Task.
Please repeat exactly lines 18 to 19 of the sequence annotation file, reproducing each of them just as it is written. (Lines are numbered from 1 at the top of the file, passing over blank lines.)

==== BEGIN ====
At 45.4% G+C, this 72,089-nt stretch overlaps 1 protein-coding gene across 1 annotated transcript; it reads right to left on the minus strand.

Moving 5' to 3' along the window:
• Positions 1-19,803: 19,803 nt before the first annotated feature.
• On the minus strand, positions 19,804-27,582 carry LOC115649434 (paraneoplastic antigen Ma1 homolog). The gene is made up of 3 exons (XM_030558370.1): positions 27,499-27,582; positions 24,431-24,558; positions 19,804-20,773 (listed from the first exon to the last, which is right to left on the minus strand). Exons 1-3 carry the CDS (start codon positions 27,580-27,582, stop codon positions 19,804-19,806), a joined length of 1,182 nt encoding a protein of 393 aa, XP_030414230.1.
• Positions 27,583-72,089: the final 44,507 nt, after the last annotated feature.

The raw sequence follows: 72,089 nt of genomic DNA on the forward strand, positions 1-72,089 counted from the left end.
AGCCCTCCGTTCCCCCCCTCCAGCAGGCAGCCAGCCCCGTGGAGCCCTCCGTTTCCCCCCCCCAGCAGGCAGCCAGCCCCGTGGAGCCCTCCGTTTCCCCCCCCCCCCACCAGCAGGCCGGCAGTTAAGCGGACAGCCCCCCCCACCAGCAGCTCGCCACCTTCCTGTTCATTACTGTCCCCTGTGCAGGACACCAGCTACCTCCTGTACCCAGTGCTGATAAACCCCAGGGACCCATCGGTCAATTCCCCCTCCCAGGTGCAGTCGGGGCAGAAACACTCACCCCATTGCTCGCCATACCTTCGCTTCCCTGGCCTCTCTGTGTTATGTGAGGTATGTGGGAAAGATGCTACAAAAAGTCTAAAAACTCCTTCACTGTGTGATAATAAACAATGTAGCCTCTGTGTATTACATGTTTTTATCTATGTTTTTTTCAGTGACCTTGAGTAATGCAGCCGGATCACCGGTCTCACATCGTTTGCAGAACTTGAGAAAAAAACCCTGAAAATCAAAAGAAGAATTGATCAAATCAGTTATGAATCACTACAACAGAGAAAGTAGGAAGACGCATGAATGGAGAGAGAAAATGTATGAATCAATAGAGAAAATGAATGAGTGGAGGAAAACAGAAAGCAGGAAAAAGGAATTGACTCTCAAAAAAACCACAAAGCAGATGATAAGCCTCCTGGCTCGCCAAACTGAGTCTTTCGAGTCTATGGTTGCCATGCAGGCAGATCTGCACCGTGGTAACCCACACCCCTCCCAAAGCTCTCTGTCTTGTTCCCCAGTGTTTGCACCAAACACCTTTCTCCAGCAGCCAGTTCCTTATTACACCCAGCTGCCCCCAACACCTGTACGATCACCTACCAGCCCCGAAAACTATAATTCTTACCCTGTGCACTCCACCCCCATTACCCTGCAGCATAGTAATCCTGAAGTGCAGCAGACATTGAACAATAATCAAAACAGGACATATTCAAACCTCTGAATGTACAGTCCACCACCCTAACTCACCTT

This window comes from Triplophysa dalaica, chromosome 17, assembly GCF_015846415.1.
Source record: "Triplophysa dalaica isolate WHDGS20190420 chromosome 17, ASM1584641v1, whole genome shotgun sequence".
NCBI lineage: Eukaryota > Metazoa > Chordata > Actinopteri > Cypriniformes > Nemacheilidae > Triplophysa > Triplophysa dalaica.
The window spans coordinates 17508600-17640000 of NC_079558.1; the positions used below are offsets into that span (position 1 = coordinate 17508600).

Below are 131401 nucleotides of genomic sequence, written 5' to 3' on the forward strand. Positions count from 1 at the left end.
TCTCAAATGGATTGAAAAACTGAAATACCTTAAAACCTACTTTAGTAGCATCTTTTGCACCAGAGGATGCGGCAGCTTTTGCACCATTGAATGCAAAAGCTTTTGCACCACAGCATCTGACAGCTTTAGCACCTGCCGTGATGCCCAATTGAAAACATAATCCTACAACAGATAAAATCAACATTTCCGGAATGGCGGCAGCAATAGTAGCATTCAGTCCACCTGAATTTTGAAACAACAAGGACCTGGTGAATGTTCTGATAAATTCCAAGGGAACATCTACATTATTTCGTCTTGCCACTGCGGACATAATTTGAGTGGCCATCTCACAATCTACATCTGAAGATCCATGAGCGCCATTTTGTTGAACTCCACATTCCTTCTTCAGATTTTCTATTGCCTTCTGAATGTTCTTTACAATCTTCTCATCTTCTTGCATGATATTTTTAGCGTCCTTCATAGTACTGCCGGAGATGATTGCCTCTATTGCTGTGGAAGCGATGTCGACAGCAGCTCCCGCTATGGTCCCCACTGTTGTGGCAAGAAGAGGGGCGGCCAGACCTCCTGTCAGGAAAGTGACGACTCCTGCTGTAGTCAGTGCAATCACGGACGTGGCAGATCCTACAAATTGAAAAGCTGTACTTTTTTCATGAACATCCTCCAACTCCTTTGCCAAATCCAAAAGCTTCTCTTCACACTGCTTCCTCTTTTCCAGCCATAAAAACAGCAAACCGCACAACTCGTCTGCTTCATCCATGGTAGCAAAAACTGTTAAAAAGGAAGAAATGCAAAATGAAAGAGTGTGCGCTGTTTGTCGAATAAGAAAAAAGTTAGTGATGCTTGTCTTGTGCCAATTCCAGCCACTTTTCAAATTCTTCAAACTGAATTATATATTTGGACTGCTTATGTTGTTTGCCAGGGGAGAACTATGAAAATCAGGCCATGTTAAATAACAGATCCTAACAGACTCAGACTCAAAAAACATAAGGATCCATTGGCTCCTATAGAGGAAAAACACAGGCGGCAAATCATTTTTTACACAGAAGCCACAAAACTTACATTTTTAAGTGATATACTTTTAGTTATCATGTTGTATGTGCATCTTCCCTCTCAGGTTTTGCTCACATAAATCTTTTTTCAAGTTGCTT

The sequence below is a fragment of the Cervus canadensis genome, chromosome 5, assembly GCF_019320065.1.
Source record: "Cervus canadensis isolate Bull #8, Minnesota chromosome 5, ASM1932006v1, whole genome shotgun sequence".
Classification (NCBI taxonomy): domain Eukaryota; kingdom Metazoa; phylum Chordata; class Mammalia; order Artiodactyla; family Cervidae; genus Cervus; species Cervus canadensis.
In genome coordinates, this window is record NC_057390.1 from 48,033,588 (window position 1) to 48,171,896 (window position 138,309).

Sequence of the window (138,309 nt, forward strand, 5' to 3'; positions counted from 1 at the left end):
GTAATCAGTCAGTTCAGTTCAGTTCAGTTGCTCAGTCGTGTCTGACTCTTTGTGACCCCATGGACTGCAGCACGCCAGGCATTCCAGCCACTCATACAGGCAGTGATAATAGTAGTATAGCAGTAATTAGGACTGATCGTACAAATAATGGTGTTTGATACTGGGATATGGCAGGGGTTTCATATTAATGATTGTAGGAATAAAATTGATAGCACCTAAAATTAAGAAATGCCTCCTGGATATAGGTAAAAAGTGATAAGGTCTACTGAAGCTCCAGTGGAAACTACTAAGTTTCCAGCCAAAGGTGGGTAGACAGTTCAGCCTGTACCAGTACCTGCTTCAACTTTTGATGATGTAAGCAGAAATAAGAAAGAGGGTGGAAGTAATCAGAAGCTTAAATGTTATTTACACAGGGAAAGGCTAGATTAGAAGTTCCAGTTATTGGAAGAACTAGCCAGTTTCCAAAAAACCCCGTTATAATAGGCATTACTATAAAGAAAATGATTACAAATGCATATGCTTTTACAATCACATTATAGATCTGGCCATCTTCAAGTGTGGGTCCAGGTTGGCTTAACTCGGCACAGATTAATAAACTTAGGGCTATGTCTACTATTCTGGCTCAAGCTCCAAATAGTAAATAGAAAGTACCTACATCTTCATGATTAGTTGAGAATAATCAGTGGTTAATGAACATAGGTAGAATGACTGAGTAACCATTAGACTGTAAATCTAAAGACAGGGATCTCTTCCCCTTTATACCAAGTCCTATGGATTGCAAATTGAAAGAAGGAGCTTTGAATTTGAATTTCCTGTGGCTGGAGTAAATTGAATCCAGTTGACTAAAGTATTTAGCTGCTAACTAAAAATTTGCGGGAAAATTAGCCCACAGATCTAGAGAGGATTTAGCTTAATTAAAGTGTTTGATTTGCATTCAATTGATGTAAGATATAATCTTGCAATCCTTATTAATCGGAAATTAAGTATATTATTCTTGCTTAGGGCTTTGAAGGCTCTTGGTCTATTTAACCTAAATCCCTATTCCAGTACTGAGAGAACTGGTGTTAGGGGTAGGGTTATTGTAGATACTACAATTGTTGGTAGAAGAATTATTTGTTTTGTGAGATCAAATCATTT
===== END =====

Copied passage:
Sequence of the window (138,309 nt, forward strand, 5' to 3'; positions counted from 1 at the left end):
GTAATCAGTCAGTTCAGTTCAGTTCAGTTGCTCAGTCGTGTCTGACTCTTTGTGACCCCATGGACTGCAGCACGCCAGGCATTCCAGCCACTCATACAGGCAGTGATAATAGTAGTATAGCAGTAATTAGGACTGATCGTACAAATAATGGTGTTTGATACTGGGATATGGCAGGGGTTTCATATTAATGATTGTAGGAATAAAATTGATAGCACCTAAAATTAAGAAATGCCTCCTGGATATAGGTAAAAAGTGATAAGGTCTACTGAAGCTCCAGTGGAAACTACTAAGTTTCCAGCCAAAGGTGGGTAGACAGTTCAGCCTGTACCAGTACCTGCTTCAACTTTTGATGATGTAAGCAGAAATAAGAAAGAGGGTGGAAGTAATCAGAAGCTTAAATGTTATTTACACAGGGAAAGGCTAGATTAGAAGTTCCAGTTATTGGAAGAACTAGCCAGTTTCCAAAAAACCCCGTTATAATAGGCATTACTATAAAGAAAATGATTACAAATGCATATGCTTTTACAATCACATTATAGATCTGGCCATCTTCAAGTGTGGGTCCAGGTTGGCTTAACTCGGCACAGATTAATAAACTTAGGGCTATGTCTACTATTCTGGCTCAAGCTCCAAATAGTAAATAGAAAGTACCTACATCTTCATGATTAGTTGAGAATAATCAGTGGTTAATGAACATAGGTAGAATGACTGAGTAACCATTAGACTGTAAATCTAAAGACAGGGATCTCTTCCCCTTTATACCAAGTCCTATGGATTGCAAATTGAAAGAAGGAGCTTTGAATTTGAATTTCCTGTGGCTGGAGTAAATTGAATCCAGTTGACTAAAGTATTTAGCTGCTAACTAAAAATTTGCGGGAAAATTAGCCCACAGATCTAGAGAGGATTTAGCTTAATTAAAGTGTTTGATTTGCATTCAATTGATGTAAGATATAATCTTGCAATCCTTATTAATCGGAAATTAAGTATATTATTCTTGCTTAGGGCTTTGAAGGCTCTTGGTCTATTTAACCTAAATCCCTATTCCAGTACTGAGAGAACTGGTGTTAGGGGTAGGGTTATTGTAGATACTACAATTGTTGGTAGAAGAATTATTTGTTTTGTGAGATCAAATCATTT